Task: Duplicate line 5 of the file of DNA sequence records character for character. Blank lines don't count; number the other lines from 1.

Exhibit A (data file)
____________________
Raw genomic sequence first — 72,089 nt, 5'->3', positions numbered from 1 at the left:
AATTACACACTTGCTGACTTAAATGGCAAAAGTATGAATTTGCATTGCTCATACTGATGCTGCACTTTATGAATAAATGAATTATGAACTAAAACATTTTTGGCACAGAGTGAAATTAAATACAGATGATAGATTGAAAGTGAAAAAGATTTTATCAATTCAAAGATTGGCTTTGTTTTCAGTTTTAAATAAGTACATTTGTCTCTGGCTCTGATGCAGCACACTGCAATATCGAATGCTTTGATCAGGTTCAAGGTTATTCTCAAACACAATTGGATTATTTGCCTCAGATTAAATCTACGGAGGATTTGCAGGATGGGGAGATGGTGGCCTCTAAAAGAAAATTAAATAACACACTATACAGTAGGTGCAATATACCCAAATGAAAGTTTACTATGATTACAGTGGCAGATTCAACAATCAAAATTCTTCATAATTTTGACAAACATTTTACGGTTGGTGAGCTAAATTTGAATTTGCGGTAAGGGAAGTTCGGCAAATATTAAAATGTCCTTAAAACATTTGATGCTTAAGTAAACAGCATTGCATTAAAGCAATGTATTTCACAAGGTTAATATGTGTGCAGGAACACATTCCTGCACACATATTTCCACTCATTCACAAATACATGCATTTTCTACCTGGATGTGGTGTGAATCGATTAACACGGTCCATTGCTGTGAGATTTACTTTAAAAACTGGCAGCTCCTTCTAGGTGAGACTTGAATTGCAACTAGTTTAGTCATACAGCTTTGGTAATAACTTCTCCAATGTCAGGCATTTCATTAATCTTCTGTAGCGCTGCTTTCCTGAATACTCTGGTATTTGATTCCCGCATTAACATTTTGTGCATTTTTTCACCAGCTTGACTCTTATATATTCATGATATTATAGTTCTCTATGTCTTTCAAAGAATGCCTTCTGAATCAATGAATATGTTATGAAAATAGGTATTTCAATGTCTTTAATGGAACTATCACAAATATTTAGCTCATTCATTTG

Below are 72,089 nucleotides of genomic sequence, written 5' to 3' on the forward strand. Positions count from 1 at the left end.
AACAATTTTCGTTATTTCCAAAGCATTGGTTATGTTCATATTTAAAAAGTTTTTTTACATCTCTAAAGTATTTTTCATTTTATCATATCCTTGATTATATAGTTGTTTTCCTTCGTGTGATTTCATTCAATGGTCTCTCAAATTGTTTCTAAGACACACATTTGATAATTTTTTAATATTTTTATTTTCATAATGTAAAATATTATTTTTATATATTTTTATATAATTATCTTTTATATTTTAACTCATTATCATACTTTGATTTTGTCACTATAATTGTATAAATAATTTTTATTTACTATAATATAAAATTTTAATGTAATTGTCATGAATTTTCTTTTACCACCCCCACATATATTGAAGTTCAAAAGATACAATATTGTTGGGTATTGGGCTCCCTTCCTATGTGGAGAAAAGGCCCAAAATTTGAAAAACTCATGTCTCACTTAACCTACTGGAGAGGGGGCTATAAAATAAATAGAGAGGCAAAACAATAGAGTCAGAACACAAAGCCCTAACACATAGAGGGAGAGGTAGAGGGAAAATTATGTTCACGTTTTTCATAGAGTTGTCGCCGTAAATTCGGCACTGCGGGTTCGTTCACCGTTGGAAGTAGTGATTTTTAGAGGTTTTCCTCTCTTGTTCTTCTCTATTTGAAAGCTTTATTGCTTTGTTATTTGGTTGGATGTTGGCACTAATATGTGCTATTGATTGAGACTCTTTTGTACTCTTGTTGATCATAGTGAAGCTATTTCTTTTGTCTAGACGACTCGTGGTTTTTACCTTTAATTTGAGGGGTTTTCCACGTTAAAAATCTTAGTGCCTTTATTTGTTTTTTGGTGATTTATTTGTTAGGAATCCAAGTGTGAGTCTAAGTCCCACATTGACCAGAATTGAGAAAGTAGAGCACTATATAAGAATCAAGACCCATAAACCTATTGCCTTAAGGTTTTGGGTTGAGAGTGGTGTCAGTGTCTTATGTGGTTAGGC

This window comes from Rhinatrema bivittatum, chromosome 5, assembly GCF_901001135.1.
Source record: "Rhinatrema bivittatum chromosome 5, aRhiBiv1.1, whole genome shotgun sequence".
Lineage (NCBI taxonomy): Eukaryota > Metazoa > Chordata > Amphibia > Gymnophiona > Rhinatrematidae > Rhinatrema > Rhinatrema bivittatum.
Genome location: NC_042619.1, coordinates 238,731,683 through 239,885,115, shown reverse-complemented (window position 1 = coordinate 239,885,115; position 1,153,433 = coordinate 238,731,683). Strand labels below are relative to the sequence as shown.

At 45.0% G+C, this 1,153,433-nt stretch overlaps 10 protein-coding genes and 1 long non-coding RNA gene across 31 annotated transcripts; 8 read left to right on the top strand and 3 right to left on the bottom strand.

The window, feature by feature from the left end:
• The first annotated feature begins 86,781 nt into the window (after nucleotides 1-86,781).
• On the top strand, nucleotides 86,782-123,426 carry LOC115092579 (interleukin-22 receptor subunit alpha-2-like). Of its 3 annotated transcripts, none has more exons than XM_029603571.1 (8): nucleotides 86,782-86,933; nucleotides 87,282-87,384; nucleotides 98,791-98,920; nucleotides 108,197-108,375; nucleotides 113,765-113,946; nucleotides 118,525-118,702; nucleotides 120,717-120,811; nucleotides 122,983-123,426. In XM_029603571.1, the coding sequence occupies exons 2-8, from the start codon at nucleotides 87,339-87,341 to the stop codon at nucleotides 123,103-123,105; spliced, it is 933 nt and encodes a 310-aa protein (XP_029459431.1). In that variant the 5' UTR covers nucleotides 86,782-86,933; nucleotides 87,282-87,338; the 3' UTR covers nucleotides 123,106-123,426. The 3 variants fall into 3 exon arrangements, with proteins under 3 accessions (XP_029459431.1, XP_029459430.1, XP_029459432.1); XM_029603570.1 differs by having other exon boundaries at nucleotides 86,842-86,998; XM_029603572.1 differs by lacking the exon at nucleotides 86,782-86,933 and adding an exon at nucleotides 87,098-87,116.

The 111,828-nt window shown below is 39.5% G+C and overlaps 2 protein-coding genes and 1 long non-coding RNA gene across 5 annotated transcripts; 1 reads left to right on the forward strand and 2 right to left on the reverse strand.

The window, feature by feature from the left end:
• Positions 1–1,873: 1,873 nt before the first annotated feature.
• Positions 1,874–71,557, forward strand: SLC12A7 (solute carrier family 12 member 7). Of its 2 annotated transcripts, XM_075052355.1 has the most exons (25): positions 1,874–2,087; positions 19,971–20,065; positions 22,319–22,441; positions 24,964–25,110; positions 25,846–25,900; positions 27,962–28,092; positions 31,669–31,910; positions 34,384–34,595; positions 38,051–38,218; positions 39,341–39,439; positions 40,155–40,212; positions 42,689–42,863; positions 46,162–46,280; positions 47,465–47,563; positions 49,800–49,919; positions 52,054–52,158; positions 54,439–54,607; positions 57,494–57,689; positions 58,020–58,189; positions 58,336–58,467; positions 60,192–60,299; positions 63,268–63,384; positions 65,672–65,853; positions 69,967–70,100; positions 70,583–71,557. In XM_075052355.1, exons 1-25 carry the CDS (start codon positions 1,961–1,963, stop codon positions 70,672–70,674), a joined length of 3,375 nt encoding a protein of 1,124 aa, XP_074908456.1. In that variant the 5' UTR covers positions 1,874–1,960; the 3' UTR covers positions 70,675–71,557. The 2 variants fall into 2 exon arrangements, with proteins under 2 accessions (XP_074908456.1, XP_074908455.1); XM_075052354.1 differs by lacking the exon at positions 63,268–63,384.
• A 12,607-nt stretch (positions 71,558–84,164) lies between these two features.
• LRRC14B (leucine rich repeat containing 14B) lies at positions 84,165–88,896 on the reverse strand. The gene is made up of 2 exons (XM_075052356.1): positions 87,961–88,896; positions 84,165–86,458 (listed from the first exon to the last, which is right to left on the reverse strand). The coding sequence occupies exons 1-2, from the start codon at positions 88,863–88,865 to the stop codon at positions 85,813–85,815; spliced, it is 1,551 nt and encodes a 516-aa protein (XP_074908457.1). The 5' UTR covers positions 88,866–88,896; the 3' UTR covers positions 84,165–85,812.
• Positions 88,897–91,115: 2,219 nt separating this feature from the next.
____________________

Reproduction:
This window comes from Rhinatrema bivittatum, chromosome 5, assembly GCF_901001135.1.